May 13, 2019

Tea, coffee, caffeine intake and the risk of cardio-metabolic outcomes: findings from a population with low coffee and high tea consumption

Z Gaeini et al, 2019, Tea, coffee, caffeine intake and the risk of cardio-metabolic outcomes: findings from a population with low coffee and high tea consumption, Nutrition and Metabolism, published online.


BACKGROUND: This study aimed to assess the potential effects of long-term intake of caffeine and habitual consumption of coffee and tea on the occurrence of cardio-renal events among an Iranian population with low coffee and high tea consumption.

METHODS: Adult participants of the Tehran Lipid and Glucose Study (2006-2008 to 2012-2014) who met the study inclusion criteria, were recruited. Habitual dietary intakes were assessed using a validated food frequency questionnaire. Demographics, anthropometrics, blood pressure, and biochemical variables were evaluated at baseline and during follow-up examinations. Multivariate Cox proportional hazard and logistic regression models adjusted for potential confounders were used to estimate the risk of cardiovascular disease (CVD), hypertension (HTN) and chronic kidney disease (CKD).

RESULTS: During median 6 years of follow-up, the incidence rate of CVD outcomes, HTN, and CKD were 3.3%, 15.5%, and 17.9%, respectively. The risk of CVD was increased more than two-fold in the highest tertile of tea consumption (HR = 2.44, 95% confidence interval, CI = 1.40-4.27; P for trend = 0.001), and caffeine intakes (HR = 2.22, 95% CI = 1.23-4.01; P for trend = 0.005). A 42% lower incidence of CVD was observed in coffee drinkers, compared to non-drinkers (HR = 0.58, 95% CI = 0.36-0.93; P for trend = 0.023). No significant association was observed between tea, coffee or caffeine intakes and the risk of HTN or CKD.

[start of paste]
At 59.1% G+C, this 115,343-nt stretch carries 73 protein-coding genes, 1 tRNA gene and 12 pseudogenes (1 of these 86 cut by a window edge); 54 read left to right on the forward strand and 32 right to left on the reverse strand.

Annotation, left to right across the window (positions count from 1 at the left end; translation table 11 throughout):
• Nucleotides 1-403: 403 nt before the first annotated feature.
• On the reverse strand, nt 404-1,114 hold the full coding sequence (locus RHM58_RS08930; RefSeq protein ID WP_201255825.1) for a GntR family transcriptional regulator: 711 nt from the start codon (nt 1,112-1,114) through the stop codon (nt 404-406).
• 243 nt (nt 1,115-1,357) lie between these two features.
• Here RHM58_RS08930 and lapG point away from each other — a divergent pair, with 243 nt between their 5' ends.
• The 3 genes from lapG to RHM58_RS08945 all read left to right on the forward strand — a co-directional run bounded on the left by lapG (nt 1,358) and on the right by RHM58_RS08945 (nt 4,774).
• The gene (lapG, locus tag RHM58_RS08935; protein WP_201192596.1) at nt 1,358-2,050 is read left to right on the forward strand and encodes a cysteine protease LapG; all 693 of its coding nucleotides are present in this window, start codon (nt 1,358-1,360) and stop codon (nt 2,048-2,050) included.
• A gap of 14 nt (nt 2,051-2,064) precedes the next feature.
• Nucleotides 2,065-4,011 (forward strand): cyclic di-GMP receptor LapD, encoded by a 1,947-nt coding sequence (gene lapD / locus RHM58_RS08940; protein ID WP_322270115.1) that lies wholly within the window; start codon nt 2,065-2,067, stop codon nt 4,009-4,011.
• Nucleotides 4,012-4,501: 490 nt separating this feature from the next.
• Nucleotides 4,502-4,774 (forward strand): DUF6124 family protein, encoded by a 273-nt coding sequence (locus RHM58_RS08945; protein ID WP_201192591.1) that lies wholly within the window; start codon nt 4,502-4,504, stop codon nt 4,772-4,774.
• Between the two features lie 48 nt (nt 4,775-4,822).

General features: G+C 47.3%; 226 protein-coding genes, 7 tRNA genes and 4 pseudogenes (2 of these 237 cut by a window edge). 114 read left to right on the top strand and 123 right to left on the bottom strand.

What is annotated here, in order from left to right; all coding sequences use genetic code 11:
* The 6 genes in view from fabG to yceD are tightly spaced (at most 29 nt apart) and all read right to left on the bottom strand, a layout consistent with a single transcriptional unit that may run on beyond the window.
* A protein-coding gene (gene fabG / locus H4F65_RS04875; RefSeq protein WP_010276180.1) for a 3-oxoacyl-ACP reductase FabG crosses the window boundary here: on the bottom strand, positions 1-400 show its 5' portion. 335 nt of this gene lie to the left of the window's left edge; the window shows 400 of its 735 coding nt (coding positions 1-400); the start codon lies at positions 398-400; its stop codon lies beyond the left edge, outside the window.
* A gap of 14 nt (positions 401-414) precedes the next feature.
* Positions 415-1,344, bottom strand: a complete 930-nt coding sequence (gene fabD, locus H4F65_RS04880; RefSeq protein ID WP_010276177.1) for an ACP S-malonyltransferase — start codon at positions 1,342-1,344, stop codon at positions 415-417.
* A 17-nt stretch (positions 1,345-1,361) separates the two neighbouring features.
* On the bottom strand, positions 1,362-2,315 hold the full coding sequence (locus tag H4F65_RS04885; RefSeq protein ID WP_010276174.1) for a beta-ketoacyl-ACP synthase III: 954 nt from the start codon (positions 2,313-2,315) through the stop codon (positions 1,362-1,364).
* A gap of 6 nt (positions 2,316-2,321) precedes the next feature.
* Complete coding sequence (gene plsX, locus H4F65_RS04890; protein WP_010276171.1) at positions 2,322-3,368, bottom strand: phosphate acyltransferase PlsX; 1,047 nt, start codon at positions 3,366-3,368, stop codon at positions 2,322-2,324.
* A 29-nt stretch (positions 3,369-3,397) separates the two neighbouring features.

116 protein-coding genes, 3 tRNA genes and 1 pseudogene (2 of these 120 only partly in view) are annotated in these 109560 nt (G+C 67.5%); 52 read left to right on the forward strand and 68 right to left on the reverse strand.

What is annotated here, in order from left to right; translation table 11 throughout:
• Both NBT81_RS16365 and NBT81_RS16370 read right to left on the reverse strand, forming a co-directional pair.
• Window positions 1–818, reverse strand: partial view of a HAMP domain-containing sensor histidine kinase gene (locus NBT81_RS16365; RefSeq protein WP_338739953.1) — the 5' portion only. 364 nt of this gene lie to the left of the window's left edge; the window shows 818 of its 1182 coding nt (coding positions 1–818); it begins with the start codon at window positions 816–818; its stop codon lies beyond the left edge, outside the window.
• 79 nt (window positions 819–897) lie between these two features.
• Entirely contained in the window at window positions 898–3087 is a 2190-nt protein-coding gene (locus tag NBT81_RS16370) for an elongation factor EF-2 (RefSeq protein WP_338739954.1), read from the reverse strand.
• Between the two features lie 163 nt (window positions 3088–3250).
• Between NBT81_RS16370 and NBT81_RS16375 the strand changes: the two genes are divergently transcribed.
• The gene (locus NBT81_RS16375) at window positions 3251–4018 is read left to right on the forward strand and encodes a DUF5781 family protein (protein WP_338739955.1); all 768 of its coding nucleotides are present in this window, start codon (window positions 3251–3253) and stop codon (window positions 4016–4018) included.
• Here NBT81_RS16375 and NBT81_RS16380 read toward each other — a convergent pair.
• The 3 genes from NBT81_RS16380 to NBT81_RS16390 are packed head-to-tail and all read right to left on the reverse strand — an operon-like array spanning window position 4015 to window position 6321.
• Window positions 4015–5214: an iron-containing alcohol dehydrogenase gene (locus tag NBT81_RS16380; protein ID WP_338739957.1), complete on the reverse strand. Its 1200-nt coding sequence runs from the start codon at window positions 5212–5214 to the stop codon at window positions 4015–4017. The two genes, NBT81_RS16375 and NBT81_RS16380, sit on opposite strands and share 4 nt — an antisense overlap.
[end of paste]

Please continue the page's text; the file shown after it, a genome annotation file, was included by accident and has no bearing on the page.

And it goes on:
CONCLUSIONS: Findings of our study support previous data regarding the protective effects of coffee on CVD. Contrary to the previous studies, we found that higher intakes of tea and caffeine, mainly originated from tea in our population, may increase risk of CVD events. It may be related to the type of tea and its preparation methods, additives or artificial colors in tea consumed in Iran, and sweets or sugar that mostly consumed accompanied by tea. Also, genetic variants of the liver enzymes may modify the association of dietary caffeine sources and incidence of CVD. Further prospective studies with incorporation of different population with different dietary habits and genetic backgrounds are needed to clarify the contradictions.

Modtag nyhedsbrev

Ja tak, jeg vil gerne modtage nyhedsbrev, når der er noget nyt om kaffe og helbred.